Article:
Running also increases personal self esteem and confidence. After conquering a huge distance, individuals feel unstoppable and as if they could accomplish anything. Running can help establish a sense of discipline or motivation that will translate to many different facets of life.

A lot of people also don’t realize how helpful running is to our mental health as well. Along with endorphins, running sparks the production of the neurotransmitters serotonin and dopamine.  When running, your brain takes a break from the worries, stress, and anxiety that we sometimes face in every day life. The increased oxygen we are exposed to makes the body more alert and attentive.
Cognitive benefits can also surface from running. Running has been shown to cause structural changes in the hippocampus that lead to increased learning, memory, and neurodegeneration prevention.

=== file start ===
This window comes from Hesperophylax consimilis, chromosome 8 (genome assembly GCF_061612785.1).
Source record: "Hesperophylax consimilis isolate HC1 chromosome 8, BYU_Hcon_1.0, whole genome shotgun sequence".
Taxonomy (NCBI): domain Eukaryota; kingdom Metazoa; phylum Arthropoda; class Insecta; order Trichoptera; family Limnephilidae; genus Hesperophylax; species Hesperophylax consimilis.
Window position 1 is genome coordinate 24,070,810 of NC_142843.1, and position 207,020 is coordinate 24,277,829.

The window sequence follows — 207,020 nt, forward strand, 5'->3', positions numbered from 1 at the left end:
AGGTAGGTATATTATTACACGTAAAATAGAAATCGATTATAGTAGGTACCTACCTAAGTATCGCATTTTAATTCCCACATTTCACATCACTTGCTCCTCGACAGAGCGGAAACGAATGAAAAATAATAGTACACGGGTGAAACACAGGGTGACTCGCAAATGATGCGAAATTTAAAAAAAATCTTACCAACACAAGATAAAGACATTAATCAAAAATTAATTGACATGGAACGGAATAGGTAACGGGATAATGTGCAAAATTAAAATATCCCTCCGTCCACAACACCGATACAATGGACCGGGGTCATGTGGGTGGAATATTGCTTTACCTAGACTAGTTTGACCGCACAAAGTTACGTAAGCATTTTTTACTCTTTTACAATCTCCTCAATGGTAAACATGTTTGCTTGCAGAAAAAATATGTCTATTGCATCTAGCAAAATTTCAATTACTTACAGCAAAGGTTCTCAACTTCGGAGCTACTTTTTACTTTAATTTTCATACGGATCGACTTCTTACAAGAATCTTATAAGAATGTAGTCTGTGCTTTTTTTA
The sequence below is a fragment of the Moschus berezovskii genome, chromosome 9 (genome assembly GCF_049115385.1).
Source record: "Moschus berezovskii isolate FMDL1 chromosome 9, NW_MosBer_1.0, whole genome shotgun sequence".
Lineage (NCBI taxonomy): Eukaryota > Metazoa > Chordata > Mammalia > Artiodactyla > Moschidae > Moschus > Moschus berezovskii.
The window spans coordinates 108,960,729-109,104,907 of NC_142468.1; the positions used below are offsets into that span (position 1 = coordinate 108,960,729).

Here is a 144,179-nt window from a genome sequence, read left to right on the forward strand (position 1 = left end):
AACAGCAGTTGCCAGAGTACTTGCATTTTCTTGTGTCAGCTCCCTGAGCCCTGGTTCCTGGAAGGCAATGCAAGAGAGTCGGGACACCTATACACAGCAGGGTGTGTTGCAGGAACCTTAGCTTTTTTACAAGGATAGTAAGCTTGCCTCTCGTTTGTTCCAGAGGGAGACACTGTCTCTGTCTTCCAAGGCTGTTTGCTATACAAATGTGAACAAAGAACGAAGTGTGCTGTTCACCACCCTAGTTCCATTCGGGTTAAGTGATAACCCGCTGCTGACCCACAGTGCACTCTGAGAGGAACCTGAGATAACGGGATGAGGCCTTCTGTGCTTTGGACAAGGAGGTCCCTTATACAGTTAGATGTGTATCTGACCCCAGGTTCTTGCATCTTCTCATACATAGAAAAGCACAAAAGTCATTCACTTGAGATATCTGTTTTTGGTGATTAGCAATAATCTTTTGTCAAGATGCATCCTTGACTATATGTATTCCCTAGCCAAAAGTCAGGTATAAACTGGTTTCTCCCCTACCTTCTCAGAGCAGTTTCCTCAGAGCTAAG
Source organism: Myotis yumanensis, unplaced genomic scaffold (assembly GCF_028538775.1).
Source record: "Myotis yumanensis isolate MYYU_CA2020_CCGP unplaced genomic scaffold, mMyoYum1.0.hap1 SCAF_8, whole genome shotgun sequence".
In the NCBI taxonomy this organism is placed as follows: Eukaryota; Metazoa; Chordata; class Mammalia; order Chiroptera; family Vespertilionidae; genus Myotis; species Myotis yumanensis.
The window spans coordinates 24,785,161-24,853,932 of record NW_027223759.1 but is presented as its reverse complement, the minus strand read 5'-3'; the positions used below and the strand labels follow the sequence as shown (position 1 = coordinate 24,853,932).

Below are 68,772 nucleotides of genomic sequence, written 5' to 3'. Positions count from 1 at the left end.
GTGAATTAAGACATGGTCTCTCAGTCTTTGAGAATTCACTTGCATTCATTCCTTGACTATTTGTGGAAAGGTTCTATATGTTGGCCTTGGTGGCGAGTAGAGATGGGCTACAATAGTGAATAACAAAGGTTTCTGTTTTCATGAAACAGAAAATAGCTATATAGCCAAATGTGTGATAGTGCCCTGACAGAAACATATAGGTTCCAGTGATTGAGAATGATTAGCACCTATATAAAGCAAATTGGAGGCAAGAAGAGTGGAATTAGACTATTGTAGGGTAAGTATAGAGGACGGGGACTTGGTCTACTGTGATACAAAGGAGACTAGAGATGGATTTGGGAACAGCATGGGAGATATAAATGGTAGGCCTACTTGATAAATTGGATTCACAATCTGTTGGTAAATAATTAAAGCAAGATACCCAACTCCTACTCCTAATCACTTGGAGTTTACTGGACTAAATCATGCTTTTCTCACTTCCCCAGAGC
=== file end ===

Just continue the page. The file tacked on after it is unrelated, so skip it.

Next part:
If you find you are spending too much time sitting at home and are looking for a new activity, then running is definitely worth a shot!  A good run will help you look great, feel balanced, and learn how to channel self discipline and motivation.

Know Your Body

bodyGeneen Roth talks about how infatuated she was with her imperfections while growing up. She was constantly thinking of how much better looking she would be if she didn’t have certain features. If only she could cut out all the flaws, so just her best features would remain she could be happy.  Roth tried to reach self improvement through shaming and judging herself.

She was under the impression that if she self critiqued and dieted enough, she would achieve a better body and a better life. Roth now realizes that changing an external appearance does not mean having a different life.  The way to achieve an end of happiness is not through self loathing but through kindness.